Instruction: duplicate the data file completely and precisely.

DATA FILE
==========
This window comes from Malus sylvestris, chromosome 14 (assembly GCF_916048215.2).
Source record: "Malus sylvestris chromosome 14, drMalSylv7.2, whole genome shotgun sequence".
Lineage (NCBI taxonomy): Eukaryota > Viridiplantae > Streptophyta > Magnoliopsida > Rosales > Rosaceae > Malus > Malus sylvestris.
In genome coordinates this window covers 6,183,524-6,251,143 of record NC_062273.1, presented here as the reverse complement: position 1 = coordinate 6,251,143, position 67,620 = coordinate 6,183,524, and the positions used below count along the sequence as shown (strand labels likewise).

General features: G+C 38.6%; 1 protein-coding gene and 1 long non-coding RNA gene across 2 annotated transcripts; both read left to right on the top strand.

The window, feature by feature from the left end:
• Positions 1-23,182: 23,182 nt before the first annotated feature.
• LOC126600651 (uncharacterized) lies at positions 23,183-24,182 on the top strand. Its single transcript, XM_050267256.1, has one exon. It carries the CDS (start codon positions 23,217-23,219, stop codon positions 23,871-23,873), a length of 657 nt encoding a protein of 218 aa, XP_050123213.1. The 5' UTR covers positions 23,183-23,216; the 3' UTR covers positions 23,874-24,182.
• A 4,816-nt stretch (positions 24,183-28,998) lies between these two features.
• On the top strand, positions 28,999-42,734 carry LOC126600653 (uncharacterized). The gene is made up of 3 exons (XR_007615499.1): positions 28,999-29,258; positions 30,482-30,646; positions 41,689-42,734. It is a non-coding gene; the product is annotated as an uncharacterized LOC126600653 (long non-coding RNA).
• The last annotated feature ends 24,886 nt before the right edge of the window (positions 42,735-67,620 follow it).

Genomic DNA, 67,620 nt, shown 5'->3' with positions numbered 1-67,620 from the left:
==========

This window comes from Malus sylvestris, chromosome 14 (assembly GCF_916048215.2).
Source record: "Malus sylvestris chromosome 14, drMalSylv7.2, whole genome shotgun sequence".
Lineage (NCBI taxonomy): Eukaryota > Viridiplantae > Streptophyta > Magnoliopsida > Rosales > Rosaceae > Malus > Malus sylvestris.
In genome coordinates this window covers 6,183,524-6,251,143 of record NC_062273.1, presented here as the reverse complement: position 1 = coordinate 6,251,143, position 67,620 = coordinate 6,183,524, and the positions used below count along the sequence as shown (strand labels likewise).

General features: G+C 38.6%; 1 protein-coding gene and 1 long non-coding RNA gene across 2 annotated transcripts; both read left to right on the top strand.

The window, feature by feature from the left end:
• Positions 1-23,182: 23,182 nt before the first annotated feature.
• LOC126600651 (uncharacterized) lies at positions 23,183-24,182 on the top strand. Its single transcript, XM_050267256.1, has one exon. It carries the CDS (start codon positions 23,217-23,219, stop codon positions 23,871-23,873), a length of 657 nt encoding a protein of 218 aa, XP_050123213.1. The 5' UTR covers positions 23,183-23,216; the 3' UTR covers positions 23,874-24,182.
• A 4,816-nt stretch (positions 24,183-28,998) lies between these two features.
• On the top strand, positions 28,999-42,734 carry LOC126600653 (uncharacterized). The gene is made up of 3 exons (XR_007615499.1): positions 28,999-29,258; positions 30,482-30,646; positions 41,689-42,734. It is a non-coding gene; the product is annotated as an uncharacterized LOC126600653 (long non-coding RNA).
• The last annotated feature ends 24,886 nt before the right edge of the window (positions 42,735-67,620 follow it).

Genomic DNA, 67,620 nt, shown 5'->3' with positions numbered 1-67,620 from the left: